• GM will continue to opportunistically access global markets to raise additional liquidity. The company is initially targeting at least $2-3 billion of financing. The company has gross unencumbered assets of over $20 billion, which could support a significant secured debt offering, or multiple offerings, that would far exceed the initial target. Examples of such assets include stock of foreign subsidiaries, brands, stake in GMAC, and real estate.
Actions outlined today comprehend the anticipated impact of second quarter results, which the company plans to announce in the near future. GM anticipates it will report a significant second quarter loss, driven in part by the previously disclosed negative impact of the American Axle and local union strikes in North America, as well as the continued weakness in the U.S. auto market and adverse vehicle segment mix.


In addition, the company expects to record significant charges or expenses related to its previously announced hourly attrition program in the U.S., the recently announced North American truck capacity actions, valuation of GMAC stock, lease assets, Delphi recoveries, the American Axle settlement, the Canadian labor contract, and others.

GM is highly confident that the initiatives announced today, in conjunction with the current cash position and its $4-5 billion of committed U.S. credit lines, will provide the company with ample liquidity to meet its operational needs through 2009.

"The actions announced today are difficult decisions, but necessary to respond to the current auto market conditions," said Wagoner. "Even under conservative planning scenarios, GM is well-positioned to withstand the U.S. market downturn and emerge a stronger company. We have a solid position in the rapidly growing emerging markets, a global operating framework that allows us to respond to changes in the U.S. market, a commitment to technology leadership, and an ever stronger and competitive product line-up."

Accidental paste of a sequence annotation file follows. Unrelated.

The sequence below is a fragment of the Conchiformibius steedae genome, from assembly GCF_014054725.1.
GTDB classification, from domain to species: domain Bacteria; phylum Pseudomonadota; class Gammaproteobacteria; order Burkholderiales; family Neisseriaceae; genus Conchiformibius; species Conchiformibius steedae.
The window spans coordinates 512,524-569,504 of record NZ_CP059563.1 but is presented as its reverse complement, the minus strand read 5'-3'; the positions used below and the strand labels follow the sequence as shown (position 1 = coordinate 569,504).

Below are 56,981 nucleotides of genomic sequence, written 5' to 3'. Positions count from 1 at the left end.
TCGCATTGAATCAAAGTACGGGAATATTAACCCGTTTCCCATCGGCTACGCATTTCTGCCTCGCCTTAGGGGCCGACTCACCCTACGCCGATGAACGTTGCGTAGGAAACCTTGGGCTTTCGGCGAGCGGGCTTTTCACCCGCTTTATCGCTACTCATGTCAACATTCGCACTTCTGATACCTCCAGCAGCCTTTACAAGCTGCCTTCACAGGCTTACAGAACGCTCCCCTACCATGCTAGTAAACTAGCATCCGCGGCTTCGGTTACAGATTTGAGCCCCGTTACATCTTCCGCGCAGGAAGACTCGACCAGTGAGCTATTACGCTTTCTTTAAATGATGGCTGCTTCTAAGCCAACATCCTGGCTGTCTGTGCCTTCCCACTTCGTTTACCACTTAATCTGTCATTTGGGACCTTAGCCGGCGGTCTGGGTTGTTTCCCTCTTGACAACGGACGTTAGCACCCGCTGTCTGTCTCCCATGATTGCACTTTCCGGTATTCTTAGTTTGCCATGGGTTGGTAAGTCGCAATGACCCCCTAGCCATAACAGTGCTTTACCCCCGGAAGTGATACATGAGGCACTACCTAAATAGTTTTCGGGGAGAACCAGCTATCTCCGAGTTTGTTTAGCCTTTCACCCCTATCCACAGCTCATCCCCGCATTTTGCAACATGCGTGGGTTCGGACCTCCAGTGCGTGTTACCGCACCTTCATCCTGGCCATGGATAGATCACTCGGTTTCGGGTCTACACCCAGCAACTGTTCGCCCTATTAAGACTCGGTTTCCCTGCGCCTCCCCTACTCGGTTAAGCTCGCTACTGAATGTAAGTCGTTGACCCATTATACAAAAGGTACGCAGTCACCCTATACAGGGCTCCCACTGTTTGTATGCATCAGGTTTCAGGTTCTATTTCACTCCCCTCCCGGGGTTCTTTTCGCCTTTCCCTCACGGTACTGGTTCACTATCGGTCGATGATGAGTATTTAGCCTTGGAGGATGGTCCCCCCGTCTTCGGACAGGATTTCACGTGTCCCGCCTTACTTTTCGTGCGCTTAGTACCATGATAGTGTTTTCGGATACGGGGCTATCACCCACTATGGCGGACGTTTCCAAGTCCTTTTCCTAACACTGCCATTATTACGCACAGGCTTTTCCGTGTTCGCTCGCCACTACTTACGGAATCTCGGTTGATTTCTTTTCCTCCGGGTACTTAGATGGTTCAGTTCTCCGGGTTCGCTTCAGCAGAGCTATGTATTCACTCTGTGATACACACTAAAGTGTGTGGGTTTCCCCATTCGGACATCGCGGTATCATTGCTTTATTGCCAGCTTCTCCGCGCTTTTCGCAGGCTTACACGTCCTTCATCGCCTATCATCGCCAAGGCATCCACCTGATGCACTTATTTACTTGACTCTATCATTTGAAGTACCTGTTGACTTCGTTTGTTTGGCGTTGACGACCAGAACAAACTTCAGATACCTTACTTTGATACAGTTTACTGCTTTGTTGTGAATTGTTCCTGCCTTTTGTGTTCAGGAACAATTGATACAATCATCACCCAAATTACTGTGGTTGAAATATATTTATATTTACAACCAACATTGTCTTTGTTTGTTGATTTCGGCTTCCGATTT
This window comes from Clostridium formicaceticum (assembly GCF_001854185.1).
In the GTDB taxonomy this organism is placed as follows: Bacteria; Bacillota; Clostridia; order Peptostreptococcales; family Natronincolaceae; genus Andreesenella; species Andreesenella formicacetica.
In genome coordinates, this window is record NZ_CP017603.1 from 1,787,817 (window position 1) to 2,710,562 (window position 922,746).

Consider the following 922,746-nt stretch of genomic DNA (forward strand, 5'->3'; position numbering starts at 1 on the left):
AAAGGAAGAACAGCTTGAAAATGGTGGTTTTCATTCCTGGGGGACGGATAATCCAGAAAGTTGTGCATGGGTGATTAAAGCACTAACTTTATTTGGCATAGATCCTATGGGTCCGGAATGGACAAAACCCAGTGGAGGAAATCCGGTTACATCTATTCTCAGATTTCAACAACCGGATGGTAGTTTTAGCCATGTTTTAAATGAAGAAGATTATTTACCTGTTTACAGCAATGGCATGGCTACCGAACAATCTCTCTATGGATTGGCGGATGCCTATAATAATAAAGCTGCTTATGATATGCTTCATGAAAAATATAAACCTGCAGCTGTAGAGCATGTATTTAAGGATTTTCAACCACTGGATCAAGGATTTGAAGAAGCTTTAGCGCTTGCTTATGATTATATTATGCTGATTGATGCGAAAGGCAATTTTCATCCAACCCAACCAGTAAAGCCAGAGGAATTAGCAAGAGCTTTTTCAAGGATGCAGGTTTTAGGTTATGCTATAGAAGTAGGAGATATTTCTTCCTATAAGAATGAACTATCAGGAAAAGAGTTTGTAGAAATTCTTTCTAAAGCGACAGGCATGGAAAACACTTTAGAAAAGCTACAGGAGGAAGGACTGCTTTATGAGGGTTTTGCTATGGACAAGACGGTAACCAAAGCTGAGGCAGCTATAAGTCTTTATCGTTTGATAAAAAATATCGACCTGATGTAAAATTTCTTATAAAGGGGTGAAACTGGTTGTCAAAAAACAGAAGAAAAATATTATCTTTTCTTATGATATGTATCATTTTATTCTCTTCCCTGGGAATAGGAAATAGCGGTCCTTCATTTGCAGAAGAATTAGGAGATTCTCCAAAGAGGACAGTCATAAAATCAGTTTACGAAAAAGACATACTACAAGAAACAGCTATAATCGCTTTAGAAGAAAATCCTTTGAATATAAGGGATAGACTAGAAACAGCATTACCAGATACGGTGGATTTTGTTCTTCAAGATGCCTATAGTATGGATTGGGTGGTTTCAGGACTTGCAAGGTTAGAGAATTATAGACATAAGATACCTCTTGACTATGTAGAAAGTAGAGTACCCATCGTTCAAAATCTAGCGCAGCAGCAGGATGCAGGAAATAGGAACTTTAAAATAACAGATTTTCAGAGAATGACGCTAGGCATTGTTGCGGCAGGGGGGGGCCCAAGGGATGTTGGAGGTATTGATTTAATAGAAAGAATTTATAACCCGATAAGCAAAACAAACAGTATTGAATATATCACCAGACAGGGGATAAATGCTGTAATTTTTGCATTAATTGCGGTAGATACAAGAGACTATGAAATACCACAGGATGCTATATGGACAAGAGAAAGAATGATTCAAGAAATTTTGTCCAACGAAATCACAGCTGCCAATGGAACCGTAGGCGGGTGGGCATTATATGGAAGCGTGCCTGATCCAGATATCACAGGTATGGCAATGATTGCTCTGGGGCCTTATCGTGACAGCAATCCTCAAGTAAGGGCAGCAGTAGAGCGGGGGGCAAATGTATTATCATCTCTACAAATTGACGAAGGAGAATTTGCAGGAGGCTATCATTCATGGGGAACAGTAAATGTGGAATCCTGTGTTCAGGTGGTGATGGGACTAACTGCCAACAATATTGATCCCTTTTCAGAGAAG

Forward Looking Statements

In these and following presentations and in related comments by General Motors management, we will use words like "expect," "anticipate," "estimate," "forecast," "objective," "plan," "goal," "project," "outlook," "targets," and similar expressions to identify forward looking statements that represent our current judgments about possible future events. We believe these judgments are reasonable, but actual results may differ materially due to a variety of important factors.

Among other items, such factors include: our ability to realize production efficiencies, to reduce costs and implement capital expenditures at levels and times planned by management; market acceptance of our products; shortages of and price increases for fuel; significant changes in the competitive environment and the effect of competition on our markets, including on our pricing policies; our ability to maintain adequate liquidity and financing sources and an appropriate level of debt; the final results of investigations and inquiries by the SEC; court approval of the settlement agreement with the UAW and UAW retirees related to the 2007 national agreement; negotiations and bankruptcy court actions with respect to obligations owed to us by Delphi Corporation, a key supplier; possible downgrades for GMAC or ResCap by rating agencies; developments in the residential mortgage market, especially the nonprime sector; and changes in general economic conditions such as price increases or shortages of fuel, steel, or other raw materials.

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Old 07-15-2008, 11:26 AM   #2